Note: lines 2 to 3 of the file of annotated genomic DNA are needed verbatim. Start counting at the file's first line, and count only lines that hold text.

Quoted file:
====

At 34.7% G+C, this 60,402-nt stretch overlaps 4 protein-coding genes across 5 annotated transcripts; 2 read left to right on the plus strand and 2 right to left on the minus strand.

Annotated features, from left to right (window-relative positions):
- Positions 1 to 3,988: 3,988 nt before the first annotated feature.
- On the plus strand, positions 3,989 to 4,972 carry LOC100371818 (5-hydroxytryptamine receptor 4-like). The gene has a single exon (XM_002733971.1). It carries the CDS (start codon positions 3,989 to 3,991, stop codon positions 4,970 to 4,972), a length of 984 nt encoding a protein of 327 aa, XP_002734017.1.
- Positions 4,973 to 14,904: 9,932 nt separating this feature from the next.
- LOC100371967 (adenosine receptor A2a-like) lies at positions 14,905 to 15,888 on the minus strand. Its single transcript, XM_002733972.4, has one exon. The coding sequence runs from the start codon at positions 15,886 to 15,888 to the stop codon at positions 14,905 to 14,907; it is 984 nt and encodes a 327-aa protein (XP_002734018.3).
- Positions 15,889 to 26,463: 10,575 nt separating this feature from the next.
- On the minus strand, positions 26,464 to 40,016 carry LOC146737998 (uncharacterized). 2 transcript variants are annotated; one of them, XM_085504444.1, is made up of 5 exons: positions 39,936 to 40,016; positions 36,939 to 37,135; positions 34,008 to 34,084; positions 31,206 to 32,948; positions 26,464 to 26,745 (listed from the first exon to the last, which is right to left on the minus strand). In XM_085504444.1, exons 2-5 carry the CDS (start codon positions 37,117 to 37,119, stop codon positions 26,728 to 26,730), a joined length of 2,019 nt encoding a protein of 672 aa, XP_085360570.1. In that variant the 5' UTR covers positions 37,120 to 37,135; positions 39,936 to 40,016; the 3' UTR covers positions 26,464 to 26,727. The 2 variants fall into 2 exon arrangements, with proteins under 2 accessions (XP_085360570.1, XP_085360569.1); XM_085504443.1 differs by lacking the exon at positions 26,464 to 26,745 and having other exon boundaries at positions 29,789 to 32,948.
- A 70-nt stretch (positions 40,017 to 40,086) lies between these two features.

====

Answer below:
Annotated features, from left to right (window-relative positions):
- Positions 1 to 3,988: 3,988 nt before the first annotated feature.